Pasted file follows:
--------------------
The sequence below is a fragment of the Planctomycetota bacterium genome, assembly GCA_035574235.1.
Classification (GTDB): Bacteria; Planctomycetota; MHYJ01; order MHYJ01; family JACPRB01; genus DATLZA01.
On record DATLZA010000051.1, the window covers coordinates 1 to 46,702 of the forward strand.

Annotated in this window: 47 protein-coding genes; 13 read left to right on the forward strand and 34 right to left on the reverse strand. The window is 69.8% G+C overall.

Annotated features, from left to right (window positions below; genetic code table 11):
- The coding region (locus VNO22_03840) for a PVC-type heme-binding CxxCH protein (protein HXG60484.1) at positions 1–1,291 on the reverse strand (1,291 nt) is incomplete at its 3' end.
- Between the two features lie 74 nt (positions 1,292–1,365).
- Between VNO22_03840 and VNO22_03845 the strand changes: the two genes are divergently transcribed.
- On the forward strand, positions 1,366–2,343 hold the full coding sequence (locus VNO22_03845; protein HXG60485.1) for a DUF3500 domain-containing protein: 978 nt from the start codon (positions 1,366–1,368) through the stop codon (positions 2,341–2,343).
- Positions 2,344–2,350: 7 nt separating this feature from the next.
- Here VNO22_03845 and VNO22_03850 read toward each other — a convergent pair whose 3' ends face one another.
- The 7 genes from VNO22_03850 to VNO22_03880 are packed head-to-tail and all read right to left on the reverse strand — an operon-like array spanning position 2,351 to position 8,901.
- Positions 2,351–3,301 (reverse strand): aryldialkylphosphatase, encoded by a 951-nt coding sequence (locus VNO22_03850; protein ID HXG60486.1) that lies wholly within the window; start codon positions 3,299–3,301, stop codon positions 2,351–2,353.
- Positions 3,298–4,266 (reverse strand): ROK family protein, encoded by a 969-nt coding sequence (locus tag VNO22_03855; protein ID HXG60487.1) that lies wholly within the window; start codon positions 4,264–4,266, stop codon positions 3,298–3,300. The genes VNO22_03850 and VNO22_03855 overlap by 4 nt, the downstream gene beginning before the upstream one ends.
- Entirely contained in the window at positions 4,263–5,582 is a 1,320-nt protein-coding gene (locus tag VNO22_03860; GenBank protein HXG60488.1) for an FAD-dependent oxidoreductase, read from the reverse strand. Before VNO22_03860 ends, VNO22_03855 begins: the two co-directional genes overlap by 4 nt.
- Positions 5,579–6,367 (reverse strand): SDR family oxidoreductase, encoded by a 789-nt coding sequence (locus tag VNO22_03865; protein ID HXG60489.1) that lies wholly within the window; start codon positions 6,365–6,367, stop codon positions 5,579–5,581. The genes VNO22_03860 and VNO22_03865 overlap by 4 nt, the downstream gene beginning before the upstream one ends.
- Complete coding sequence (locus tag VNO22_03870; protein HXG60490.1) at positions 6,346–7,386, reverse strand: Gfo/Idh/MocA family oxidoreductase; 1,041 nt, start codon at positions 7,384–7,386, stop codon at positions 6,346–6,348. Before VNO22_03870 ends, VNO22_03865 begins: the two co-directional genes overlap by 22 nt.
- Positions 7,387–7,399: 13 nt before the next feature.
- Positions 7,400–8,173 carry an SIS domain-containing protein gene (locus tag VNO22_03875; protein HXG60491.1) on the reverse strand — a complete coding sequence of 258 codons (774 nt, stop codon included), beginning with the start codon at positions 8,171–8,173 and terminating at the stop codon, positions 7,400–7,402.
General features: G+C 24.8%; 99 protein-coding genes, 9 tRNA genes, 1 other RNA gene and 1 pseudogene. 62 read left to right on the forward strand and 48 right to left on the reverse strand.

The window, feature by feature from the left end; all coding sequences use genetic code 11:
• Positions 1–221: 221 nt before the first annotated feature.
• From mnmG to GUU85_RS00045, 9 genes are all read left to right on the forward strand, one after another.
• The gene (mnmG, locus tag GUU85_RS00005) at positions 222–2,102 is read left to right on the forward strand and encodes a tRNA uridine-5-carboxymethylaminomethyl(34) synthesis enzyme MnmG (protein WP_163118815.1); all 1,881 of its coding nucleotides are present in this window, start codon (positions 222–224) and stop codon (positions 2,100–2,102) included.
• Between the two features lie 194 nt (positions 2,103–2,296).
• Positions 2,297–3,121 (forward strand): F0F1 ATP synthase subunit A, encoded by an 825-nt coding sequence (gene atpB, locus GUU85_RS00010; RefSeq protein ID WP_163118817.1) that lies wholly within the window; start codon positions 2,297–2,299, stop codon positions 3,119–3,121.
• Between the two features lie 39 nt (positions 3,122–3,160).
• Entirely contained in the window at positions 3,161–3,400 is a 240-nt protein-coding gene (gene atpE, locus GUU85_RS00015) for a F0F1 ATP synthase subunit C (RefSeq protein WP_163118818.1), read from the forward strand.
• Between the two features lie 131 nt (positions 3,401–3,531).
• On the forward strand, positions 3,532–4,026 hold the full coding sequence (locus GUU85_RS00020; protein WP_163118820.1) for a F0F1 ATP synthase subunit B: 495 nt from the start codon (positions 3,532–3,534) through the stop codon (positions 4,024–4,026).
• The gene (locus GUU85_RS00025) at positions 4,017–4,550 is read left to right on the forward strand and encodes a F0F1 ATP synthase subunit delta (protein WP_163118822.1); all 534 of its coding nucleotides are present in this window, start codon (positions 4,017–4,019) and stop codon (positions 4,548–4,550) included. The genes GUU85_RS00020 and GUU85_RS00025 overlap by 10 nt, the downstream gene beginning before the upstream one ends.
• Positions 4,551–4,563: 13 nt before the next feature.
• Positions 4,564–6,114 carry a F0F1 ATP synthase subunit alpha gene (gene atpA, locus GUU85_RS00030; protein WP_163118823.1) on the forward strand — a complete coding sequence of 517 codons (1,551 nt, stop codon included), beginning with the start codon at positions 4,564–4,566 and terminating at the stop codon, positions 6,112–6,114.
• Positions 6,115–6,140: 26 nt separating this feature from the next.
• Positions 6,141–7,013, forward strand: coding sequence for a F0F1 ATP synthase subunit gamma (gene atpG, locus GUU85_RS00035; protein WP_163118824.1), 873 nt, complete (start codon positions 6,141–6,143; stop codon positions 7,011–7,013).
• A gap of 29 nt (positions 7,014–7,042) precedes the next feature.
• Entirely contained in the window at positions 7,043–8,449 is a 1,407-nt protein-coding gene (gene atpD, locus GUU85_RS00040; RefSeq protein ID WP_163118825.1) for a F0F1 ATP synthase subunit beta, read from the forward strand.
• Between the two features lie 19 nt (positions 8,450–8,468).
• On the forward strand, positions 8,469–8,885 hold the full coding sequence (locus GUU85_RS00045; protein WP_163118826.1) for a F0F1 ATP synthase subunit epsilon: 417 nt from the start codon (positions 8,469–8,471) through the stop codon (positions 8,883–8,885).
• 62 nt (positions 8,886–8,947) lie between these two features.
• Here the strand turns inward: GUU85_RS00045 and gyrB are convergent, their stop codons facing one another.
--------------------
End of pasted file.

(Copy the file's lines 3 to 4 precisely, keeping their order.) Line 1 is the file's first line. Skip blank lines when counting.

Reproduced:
On record DATLZA010000051.1, the window covers coordinates 1 to 46,702 of the forward strand.

Annotated in this window: 47 protein-coding genes; 13 read left to right on the forward strand and 34 right to left on the reverse strand. The window is 69.8% G+C overall.